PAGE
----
cf. 1962 Nodosaria concinna n. sp. Potievskaya, p. 70, 71, pl. 5, figs. 16, 17. cf. 1990 Nodosaria concinna Potievskaya - Lin et al., p. 222, pl. 27, fig. 18.
cf. 2004 Nodosaria concinna Potievskaya - Zhang and Hong, p. 21, pl. 2, fig. 20 (with synonymy). v. 2005 Nodosaria dzhulfensis Reitlinger - Vaslet et al., p. 77, 115 (fig. 34), 118 (fig. 35) (no illustration).
Remarks: Test rectilinear, gently tapering. Arched chambers increasing slowly in height and width. Smooth surfaces of the wall and the septa. Although this species was described in the Early Permian, the section of Saudi Arabia seems to be relatively similar to N. concinna. It was confused with N. dzhulfensis Reitlinger by Vachard in Vaslet et al. (2005).
Dimensions: Height = 0.280 mm, Width = 0.100 mm, number of chambers = 6, outer proloculus diameter = 0.050 mm.
Remarks: Similar in size to N. cf. concinna, this unique specimen differs by more inflated chambers and more depressed sutures.
Dimensions: Height = 0.250 mm, Width = 0.090 mm, number of chambers = 5?
Occurrence: Discovered in the Huqayl Member (early Dzhulfian) of Saudi Arabia.
Nodosinelloidesn. sp.? (Plate 6.17)
Remarks: Very small species very acute with constrictions and consequently deep sutures between each chamber.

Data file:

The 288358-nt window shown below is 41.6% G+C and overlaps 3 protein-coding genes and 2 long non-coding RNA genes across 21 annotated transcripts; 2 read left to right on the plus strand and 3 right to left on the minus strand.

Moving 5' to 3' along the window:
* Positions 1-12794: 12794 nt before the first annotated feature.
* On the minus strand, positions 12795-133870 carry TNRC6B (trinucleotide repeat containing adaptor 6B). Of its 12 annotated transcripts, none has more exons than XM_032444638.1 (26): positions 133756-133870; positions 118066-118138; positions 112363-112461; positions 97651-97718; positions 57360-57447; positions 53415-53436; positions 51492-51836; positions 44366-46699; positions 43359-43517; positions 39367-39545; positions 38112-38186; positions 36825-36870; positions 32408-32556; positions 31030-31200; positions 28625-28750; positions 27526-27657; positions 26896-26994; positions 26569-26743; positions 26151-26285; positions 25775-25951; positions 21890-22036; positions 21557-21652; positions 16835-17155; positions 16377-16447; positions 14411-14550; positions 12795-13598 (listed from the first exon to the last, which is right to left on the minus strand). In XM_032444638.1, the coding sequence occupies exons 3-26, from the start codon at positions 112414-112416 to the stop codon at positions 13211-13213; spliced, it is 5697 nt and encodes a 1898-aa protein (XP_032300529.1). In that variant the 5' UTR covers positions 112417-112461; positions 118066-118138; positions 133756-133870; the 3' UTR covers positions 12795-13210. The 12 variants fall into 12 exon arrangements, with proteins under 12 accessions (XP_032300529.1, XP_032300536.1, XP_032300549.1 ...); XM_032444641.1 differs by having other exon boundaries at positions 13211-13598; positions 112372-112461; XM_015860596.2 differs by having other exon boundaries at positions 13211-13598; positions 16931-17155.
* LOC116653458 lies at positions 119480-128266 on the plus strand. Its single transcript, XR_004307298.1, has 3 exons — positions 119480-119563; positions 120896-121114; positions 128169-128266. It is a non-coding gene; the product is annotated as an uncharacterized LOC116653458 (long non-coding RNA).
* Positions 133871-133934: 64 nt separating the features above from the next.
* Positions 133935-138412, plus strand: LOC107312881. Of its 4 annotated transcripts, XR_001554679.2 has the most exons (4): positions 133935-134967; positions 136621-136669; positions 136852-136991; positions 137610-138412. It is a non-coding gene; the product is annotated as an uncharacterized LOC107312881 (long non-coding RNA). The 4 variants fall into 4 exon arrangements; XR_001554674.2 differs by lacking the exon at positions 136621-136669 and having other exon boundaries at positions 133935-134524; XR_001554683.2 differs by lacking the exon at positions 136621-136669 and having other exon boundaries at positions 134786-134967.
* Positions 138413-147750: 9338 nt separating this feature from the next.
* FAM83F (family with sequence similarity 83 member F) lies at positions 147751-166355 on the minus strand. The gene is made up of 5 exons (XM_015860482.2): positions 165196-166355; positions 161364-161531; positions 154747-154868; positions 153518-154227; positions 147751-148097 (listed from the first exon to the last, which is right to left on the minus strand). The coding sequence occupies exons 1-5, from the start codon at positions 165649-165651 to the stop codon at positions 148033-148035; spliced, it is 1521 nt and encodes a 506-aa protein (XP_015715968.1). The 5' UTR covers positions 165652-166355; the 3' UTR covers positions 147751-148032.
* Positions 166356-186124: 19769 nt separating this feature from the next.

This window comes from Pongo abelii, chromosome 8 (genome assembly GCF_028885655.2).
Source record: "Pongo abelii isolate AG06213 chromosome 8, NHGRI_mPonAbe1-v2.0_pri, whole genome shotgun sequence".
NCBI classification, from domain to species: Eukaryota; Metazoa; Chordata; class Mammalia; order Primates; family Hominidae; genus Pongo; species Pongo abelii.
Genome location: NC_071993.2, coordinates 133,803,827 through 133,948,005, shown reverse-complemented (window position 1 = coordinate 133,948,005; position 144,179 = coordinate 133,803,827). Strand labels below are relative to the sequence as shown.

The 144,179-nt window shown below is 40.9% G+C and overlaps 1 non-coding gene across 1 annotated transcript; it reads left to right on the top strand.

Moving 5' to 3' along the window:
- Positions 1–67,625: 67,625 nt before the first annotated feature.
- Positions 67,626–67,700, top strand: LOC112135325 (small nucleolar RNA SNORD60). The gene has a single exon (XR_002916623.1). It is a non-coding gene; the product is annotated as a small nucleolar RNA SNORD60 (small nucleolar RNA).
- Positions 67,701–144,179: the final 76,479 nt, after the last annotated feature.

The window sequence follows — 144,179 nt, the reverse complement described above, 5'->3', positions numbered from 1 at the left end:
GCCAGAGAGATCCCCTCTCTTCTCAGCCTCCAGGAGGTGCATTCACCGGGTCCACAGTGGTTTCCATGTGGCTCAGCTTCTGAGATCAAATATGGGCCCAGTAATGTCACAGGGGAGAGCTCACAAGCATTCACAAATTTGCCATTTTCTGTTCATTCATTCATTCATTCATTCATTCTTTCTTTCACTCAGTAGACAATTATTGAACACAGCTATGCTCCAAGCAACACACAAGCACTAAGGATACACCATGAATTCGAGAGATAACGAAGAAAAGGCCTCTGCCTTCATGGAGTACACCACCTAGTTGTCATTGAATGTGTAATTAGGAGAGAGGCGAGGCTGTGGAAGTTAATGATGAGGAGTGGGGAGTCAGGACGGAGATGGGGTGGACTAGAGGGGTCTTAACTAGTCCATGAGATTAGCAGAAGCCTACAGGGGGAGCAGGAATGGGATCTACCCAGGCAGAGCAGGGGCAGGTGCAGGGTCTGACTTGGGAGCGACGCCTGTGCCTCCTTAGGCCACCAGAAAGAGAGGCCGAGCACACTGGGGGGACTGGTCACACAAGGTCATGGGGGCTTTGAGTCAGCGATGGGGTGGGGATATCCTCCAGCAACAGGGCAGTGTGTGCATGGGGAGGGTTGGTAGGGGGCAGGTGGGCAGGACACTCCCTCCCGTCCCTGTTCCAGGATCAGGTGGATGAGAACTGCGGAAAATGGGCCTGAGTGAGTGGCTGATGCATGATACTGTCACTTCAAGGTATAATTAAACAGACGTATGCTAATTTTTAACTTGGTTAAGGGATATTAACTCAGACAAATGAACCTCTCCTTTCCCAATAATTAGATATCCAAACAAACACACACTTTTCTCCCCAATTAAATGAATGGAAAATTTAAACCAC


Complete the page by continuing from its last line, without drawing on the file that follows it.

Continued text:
Dimensions: Height = 0.160 mm, Width = 0.040 mm, number of chambers = 6 or 7.
Occurrence: Discovered in the Lower Khartam Member (late? Dorashamian) of Saudi Arabia.
Polarisella Mamet and Pinard, 1992 Type species Polarisella blindensis Mamet and Pinard, 1992
1953 Nodosaria ex gr. elabugae Tscherdynzew (sic) - Rauzer-Chernousova, p. 77, fig. 32 in text.
? 1970 Frondicularia sp. - Canuti et al., fig. 12. 10 (cf. our Pl. 6, fig. 21).
p. 1970 Frondicularia cf. woodwardi Howchin - Canuti et al., fig. 12. 11 (non fig. 12. 12 = N. hoae).
1978 Nodosaria armeniensis Efimova - Lys and Marcoux, pl. 1, fig. 15.
? 1982 Nodosaria djulfensis (sic) Reitlinger - Delfour et al., fig. 16.
? 1983 Nodosaria dzhulfensis Reitlinger - Vaslet et al., p. 18 (no illustration).
1983 Nodosaria armeniensis Efimova - Jenny-Deshusses, pl. 19, fig. 1.
? 1983 Nodosaria ordinata Trifonova - Salaj et al., p. 118–119, pl. 80, figs. 9, 14, pl. 144, fig. 10. ? 1983 Frondicularia woodwardi Howchin - Salaj et al., pl. 82, figs. 2–7, 9–13.
1984 Nodosaria armeniensis Efimova - Kotlyar et al., pl. 6, fig. 13.
1985 Nodosaria armeniansis (sic) Efimova - Trifonova, pl. 3, fig. 7.
1986 Nodosaria armeniensis Efimova - Marcoux and Baud, figs. 2, 4 (no illustration). ? 1989 Nodosaria armeniensis Efimova - Kotlyar et al., table 1, p. 33 (no illustration). 1992 Polarisella elabugae (Cherdyntsev) - Mamet and Pinard, p. 377 (no illustration). 1996 Nodosaria elabugae Tcherdynzev (sic) - Pronina, p. 251, pl. 3, fig. 14.
? 1996 Cryptoseptida? sp. - Kobayashi, fig. 5. 24–25.